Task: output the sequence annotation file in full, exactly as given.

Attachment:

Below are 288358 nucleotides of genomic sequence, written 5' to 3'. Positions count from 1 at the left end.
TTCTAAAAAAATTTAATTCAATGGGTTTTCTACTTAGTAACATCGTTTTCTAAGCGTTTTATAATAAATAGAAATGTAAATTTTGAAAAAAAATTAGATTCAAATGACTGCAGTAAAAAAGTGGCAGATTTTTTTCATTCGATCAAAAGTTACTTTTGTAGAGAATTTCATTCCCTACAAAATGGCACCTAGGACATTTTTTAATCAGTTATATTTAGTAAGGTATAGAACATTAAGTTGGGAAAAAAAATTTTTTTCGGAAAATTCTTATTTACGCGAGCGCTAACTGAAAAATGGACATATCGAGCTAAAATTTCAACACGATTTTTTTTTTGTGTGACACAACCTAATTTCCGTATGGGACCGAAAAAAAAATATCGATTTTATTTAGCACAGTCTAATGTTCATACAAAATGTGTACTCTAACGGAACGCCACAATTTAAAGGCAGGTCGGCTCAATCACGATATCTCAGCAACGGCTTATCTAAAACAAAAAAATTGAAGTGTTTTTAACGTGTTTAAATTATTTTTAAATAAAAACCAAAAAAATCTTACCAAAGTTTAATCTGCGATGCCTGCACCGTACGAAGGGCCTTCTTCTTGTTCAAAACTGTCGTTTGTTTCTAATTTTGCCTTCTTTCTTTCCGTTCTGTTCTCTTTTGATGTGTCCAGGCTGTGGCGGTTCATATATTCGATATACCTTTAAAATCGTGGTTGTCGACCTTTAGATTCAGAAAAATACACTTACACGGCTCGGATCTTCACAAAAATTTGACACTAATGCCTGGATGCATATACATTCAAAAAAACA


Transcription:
Below are 288358 nucleotides of genomic sequence, written 5' to 3'. Positions count from 1 at the left end.
TTCTAAAAAAATTTAATTCAATGGGTTTTCTACTTAGTAACATCGTTTTCTAAGCGTTTTATAATAAATAGAAATGTAAATTTTGAAAAAAAATTAGATTCAAATGACTGCAGTAAAAAAGTGGCAGATTTTTTTCATTCGATCAAAAGTTACTTTTGTAGAGAATTTCATTCCCTACAAAATGGCACCTAGGACATTTTTTAATCAGTTATATTTAGTAAGGTATAGAACATTAAGTTGGGAAAAAAAATTTTTTTCGGAAAATTCTTATTTACGCGAGCGCTAACTGAAAAATGGACATATCGAGCTAAAATTTCAACACGATTTTTTTTTTGTGTGACACAACCTAATTTCCGTATGGGACCGAAAAAAAAATATCGATTTTATTTAGCACAGTCTAATGTTCATACAAAATGTGTACTCTAACGGAACGCCACAATTTAAAGGCAGGTCGGCTCAATCACGATATCTCAGCAACGGCTTATCTAAAACAAAAAAATTGAAGTGTTTTTAACGTGTTTAAATTATTTTTAAATAAAAACCAAAAAAATCTTACCAAAGTTTAATCTGCGATGCCTGCACCGTACGAAGGGCCTTCTTCTTGTTCAAAACTGTCGTTTGTTTCTAATTTTGCCTTCTTTCTTTCCGTTCTGTTCTCTTTTGATGTGTCCAGGCTGTGGCGGTTCATATATTCGATATACCTTTAAAATCGTGGTTGTCGACCTTTAGATTCAGAAAAATACACTTACACGGCTCGGATCTTCACAAAAATTTGACACTAATGCCTGGATGCATATACATTCAAAAAAACA